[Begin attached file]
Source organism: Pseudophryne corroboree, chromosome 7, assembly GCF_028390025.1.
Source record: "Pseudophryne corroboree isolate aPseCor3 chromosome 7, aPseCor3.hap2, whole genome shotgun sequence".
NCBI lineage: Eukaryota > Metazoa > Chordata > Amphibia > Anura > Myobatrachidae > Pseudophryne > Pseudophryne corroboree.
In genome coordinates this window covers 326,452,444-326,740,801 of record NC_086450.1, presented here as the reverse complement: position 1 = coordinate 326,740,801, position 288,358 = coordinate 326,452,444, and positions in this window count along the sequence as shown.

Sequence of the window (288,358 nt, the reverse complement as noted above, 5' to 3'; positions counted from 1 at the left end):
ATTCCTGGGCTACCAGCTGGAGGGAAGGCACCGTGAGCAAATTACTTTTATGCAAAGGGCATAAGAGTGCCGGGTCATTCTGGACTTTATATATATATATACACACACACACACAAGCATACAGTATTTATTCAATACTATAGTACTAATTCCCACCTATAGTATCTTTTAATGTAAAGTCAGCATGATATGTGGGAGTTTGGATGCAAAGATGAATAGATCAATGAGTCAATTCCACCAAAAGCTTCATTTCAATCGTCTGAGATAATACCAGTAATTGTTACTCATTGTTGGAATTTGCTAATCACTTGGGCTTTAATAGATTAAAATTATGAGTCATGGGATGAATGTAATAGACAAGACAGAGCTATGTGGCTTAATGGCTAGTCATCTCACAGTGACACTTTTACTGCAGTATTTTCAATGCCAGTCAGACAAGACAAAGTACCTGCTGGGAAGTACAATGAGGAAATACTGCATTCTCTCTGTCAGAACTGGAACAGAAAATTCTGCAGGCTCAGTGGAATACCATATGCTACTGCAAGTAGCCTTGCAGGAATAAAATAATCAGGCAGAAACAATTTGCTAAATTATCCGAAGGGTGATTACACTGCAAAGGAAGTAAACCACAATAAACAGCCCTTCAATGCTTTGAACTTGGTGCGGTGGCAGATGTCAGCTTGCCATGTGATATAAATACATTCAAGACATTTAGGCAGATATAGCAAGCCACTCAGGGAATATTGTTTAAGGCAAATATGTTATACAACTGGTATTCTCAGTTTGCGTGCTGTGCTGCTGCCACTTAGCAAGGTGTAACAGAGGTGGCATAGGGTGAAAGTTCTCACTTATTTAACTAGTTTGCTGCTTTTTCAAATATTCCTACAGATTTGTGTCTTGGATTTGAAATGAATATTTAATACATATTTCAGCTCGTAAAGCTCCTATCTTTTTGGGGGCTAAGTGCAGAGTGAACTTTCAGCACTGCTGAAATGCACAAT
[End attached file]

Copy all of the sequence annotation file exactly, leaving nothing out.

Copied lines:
Source organism: Pseudophryne corroboree, chromosome 7, assembly GCF_028390025.1.
Source record: "Pseudophryne corroboree isolate aPseCor3 chromosome 7, aPseCor3.hap2, whole genome shotgun sequence".
NCBI lineage: Eukaryota > Metazoa > Chordata > Amphibia > Anura > Myobatrachidae > Pseudophryne > Pseudophryne corroboree.
In genome coordinates this window covers 326,452,444-326,740,801 of record NC_086450.1, presented here as the reverse complement: position 1 = coordinate 326,740,801, position 288,358 = coordinate 326,452,444, and positions in this window count along the sequence as shown.

Sequence of the window (288,358 nt, the reverse complement as noted above, 5' to 3'; positions counted from 1 at the left end):
ATTCCTGGGCTACCAGCTGGAGGGAAGGCACCGTGAGCAAATTACTTTTATGCAAAGGGCATAAGAGTGCCGGGTCATTCTGGACTTTATATATATATATACACACACACACACAAGCATACAGTATTTATTCAATACTATAGTACTAATTCCCACCTATAGTATCTTTTAATGTAAAGTCAGCATGATATGTGGGAGTTTGGATGCAAAGATGAATAGATCAATGAGTCAATTCCACCAAAAGCTTCATTTCAATCGTCTGAGATAATACCAGTAATTGTTACTCATTGTTGGAATTTGCTAATCACTTGGGCTTTAATAGATTAAAATTATGAGTCATGGGATGAATGTAATAGACAAGACAGAGCTATGTGGCTTAATGGCTAGTCATCTCACAGTGACACTTTTACTGCAGTATTTTCAATGCCAGTCAGACAAGACAAAGTACCTGCTGGGAAGTACAATGAGGAAATACTGCATTCTCTCTGTCAGAACTGGAACAGAAAATTCTGCAGGCTCAGTGGAATACCATATGCTACTGCAAGTAGCCTTGCAGGAATAAAATAATCAGGCAGAAACAATTTGCTAAATTATCCGAAGGGTGATTACACTGCAAAGGAAGTAAACCACAATAAACAGCCCTTCAATGCTTTGAACTTGGTGCGGTGGCAGATGTCAGCTTGCCATGTGATATAAATACATTCAAGACATTTAGGCAGATATAGCAAGCCACTCAGGGAATATTGTTTAAGGCAAATATGTTATACAACTGGTATTCTCAGTTTGCGTGCTGTGCTGCTGCCACTTAGCAAGGTGTAACAGAGGTGGCATAGGGTGAAAGTTCTCACTTATTTAACTAGTTTGCTGCTTTTTCAAATATTCCTACAGATTTGTGTCTTGGATTTGAAATGAATATTTAATACATATTTCAGCTCGTAAAGCTCCTATCTTTTTGGGGGCTAAGTGCAGAGTGAACTTTCAGCACTGCTGAAATGCACAAT